PepsiCo fizzes in the top half of our scorecard, particularly for its climate policies, but still falls flat on helping farmers, the treatment of women and transparency.
We assessed publicly available information on the policies and commitments of the 'Big 10' food companies towards the sourcing of agricultural commodities from developing countries. The Scorecard looks at seven themes, weighing each theme equally. The index tackles some cutting edge issues that will require rigorous debate and dialogue between companies, civil society and industry experts. Find out more...
The soft drinks giant lacks fizz on land issues. PepsiCo doesn’t recognize the value of community land ownership, but does push suppliers to protect the planet.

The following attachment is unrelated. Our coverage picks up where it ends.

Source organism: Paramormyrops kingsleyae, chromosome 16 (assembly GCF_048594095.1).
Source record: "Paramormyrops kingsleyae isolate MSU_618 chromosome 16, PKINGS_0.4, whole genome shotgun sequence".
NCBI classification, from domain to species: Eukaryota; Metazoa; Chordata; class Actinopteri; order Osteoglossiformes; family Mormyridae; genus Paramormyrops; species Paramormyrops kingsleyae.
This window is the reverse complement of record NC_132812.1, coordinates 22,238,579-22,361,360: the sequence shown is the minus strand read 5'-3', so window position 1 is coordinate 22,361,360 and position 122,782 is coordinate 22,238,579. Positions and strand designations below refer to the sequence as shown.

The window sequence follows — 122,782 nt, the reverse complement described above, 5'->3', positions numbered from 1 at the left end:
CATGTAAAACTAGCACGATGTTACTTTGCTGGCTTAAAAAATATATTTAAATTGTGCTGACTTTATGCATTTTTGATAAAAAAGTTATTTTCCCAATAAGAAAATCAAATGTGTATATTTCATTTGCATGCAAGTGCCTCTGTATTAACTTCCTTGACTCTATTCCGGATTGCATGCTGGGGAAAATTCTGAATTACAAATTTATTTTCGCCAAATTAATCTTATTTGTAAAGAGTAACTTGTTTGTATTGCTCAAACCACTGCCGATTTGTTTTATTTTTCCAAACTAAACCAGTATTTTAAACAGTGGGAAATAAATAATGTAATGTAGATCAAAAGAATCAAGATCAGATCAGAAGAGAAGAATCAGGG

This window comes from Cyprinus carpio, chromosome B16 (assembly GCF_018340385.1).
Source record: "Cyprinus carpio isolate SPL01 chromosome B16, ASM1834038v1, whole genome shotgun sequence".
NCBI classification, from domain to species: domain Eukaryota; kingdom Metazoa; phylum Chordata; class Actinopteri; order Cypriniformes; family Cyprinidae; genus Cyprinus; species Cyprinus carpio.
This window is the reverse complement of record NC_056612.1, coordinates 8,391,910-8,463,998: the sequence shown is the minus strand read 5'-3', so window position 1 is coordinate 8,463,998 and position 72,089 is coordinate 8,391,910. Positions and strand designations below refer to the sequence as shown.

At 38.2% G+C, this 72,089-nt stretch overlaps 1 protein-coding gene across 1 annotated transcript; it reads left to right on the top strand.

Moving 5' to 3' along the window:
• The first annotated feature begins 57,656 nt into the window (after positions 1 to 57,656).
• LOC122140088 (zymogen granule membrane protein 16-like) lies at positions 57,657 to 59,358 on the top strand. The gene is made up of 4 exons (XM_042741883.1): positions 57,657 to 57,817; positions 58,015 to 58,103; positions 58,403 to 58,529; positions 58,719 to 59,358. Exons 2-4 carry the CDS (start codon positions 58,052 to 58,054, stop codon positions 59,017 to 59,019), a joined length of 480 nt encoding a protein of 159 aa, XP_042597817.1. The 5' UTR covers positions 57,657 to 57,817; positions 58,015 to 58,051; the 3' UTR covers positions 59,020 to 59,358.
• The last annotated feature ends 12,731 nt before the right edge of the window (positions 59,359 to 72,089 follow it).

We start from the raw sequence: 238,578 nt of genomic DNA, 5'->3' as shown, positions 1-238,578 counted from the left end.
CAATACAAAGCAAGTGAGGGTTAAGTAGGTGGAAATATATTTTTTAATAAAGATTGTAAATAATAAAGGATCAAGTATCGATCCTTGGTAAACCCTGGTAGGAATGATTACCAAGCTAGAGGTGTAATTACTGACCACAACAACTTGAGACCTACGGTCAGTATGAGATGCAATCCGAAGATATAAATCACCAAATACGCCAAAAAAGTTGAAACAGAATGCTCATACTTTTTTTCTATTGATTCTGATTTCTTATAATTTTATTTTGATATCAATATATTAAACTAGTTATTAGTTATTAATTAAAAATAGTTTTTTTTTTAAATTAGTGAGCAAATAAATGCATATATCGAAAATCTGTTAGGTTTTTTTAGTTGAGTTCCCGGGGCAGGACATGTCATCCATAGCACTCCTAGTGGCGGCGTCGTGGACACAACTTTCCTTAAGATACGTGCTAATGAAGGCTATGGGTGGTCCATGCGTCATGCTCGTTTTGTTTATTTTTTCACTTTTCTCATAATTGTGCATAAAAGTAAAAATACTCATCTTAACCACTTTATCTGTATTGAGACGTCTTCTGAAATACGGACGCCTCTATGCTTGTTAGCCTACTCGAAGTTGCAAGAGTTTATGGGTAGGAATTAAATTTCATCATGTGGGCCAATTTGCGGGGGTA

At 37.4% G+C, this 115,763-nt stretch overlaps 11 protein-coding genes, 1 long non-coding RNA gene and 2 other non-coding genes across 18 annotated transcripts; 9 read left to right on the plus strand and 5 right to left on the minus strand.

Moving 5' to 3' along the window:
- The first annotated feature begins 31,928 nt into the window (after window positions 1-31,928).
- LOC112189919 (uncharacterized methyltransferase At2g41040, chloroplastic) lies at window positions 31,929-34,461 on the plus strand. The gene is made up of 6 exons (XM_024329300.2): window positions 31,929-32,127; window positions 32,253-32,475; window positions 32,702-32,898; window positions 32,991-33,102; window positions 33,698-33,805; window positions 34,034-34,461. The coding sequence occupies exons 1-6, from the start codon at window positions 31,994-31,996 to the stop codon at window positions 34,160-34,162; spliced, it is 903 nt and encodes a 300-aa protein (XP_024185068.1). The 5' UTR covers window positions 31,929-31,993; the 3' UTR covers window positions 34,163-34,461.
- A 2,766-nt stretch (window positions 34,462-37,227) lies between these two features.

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PepsiCo fails to demonstrate basic knowledge about women workers and farmers growing its commodities. It has pledged to offer female workers more support, which is a step in the right direction.
PepsiCo is running projects to tackle some of the issues faced by farmers in its supply chain. Shame, then, that its code for suppliers doesn’t mention farmers’ rights.
PepsiCo has work to do to improve workers’ rights. It doesn’t recognize the right to a living wage, but has at least committed to fighting child, forced and involuntary labour.
PepsiCo’s attitude to climate change has improved. The company commits to reducing greenhouse gas emissions but can do more to support farmers to adjust to a changing climate.
PepsiCo can do much more to become transparent. It gives little meaningful information about its tax dealings.
PepsiCo’s commitment to water issues is impressive. It recognizes the UN human right to water and is serious about reducing water use. Should ask suppliers to reduce water use and it needs to disclose more about whether and how it operates in water-stressed regions.